Clothing suitable for autumn and winter wear in Washington, D.C. will be ideal for Berlin. The climate is generally much cooler than Washington’s. Clothing for men and women is readily available in Berlin with shops ranging from expensive boutiques offering familiar designer labels to more moderately-priced department stores. Clothing is usually costly in Europe, especially children’s clothes, but quality is high and most goods are European-made. On the other hand, good European shoes are also widely available, usually at prices lower than in the U.S. Priority mail should be requested for mail order clothing from the U.S. Internet ordering significantly lowers telephone charges when dealing with the large U.S. mail order suppliers. The post receives a cost-of-living allowance to partially offset the generally higher prices in Berlin for food, clothing and goods and services.

Supplies and Services

Supplies Last Updated: 4/22/2004 10:53 AM

As with most large European cities, Berlin offers a nearly unlimited range of supplies and services. There are differences, however, between U.S. and European standards and practices that sometimes make locating a particular item or familiar service difficult. Such services as laundry and dry cleaning, hair stylists for men and women, shoe repair and tailoring are readily available in most neighborhoods at prices somewhat higher than in the U.S. A small American Embassy Association store near the principal Embassy housing locations offers video rentals and beverage sales.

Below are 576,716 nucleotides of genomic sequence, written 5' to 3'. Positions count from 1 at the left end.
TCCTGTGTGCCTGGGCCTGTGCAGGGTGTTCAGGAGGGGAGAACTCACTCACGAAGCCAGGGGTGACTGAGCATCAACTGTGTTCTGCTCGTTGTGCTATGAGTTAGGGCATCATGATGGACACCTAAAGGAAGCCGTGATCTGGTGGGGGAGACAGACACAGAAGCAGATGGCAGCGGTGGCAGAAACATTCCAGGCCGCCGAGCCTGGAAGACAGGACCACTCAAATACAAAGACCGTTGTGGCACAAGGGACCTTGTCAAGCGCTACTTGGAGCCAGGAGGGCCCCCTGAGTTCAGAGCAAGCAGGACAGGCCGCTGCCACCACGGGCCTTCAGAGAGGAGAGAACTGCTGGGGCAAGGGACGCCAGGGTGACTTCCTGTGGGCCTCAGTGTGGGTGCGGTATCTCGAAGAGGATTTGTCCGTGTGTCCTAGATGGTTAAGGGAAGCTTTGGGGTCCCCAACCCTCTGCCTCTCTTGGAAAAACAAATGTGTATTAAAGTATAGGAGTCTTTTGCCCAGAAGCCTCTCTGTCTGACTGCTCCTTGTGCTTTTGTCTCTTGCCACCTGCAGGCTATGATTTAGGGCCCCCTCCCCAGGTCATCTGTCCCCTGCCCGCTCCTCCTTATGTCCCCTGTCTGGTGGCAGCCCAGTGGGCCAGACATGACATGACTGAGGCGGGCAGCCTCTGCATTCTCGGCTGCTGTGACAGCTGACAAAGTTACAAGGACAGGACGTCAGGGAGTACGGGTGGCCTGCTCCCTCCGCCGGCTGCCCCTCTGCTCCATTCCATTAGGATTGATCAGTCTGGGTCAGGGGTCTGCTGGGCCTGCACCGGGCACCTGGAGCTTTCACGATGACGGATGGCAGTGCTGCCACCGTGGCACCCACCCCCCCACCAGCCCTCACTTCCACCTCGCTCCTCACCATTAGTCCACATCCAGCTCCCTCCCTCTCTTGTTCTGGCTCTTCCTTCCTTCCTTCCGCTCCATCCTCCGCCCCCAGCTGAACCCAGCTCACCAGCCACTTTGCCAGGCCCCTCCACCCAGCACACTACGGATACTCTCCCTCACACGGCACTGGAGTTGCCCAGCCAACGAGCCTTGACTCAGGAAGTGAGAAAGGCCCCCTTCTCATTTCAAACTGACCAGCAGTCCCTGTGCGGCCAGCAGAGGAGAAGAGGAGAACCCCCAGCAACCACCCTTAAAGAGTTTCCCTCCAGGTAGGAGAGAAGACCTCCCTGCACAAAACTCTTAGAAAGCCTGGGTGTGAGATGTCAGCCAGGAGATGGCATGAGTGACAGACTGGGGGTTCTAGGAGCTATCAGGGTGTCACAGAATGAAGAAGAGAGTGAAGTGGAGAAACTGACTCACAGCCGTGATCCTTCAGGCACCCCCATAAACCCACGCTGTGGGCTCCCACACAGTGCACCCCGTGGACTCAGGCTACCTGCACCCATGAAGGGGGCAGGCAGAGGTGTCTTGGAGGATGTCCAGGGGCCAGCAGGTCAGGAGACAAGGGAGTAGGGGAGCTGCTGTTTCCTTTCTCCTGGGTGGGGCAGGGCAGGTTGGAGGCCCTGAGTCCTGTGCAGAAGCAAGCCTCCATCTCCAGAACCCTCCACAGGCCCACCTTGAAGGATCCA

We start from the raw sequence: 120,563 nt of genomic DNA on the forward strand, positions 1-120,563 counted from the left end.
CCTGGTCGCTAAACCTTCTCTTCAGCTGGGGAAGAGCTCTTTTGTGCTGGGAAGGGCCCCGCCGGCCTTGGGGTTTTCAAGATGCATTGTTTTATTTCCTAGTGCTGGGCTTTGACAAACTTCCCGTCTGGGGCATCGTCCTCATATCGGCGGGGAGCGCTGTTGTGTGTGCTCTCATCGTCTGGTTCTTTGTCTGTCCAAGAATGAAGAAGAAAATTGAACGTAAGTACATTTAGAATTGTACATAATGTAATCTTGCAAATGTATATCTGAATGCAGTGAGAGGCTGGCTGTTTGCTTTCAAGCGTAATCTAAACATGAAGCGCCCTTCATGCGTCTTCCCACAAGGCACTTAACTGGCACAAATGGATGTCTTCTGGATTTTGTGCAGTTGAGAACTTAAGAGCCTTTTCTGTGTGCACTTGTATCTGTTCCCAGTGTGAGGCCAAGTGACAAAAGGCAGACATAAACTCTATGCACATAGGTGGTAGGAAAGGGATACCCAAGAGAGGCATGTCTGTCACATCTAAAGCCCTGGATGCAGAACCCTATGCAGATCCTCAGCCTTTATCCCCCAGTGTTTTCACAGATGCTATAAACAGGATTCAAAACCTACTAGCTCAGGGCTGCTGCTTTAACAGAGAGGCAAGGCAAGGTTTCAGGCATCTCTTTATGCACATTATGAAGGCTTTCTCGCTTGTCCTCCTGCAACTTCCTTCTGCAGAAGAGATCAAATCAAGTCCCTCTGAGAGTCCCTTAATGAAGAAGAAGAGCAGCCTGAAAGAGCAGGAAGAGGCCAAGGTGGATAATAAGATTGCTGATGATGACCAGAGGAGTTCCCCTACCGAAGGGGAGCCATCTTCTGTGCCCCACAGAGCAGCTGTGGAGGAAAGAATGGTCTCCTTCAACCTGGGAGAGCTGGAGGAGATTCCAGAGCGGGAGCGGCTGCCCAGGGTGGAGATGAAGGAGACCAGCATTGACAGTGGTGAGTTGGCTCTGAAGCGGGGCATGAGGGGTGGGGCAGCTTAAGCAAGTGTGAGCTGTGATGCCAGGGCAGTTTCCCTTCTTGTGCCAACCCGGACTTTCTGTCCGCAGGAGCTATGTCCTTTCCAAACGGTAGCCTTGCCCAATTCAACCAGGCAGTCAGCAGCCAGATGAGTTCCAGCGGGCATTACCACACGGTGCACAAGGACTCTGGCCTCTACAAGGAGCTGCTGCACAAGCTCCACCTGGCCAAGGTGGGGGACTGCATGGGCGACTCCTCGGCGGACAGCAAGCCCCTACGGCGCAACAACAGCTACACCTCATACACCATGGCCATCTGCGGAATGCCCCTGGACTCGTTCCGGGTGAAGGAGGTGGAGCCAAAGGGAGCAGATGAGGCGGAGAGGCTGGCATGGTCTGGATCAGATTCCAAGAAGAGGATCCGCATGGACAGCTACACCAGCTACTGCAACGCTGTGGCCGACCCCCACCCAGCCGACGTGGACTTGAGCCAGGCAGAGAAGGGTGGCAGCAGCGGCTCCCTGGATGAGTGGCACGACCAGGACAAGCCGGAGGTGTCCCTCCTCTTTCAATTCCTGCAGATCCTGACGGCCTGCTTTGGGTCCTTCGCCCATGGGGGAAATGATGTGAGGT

Supplies and Services

Domestic Help Last Updated: 4/22/2004 10:54 AM

Domestic help is difficult to obtain and expensive in Berlin although agencies exist to provide domestic services. U.S. Embassy staff who employ domestic workers are expected to comply rigorously with applicable German immigration and social security laws which control legal status, working conditions and the payment of required taxes.

Diplomatic and consular personnel, including administrative and technical staff, are permitted to bring household staff to Germany. Sponsors are expected to provide non-German domestic employees with a living wage, health insurance and repatriation. U.S. Mission employees planning to bring private domestic staff to Germany should apply for appropriate visas for them at the nearest German Embassy or Consulate General, and notify the Embassy Personnel Office as soon as possible. The Embassy will provide current information about applicable laws and regulations.

Religious Activities Last Updated: 4/22/2004 10:54 AM

Church services and Sunday School activities — both Protestant and Roman Catholic — are held in various Berlin Churches. English-language Protestant services are conducted in the American Church in Berlin. Berlin has a growing Jewish community, now more than 10,000 members, and Jewish services are held at locations throughout the city. The Church of Jesus Christ of Latter-Day Saints has an active community in Berlin. In addition, there are several other active Protestant denominations, many of which offer services in English, and a particularly large Muslim community.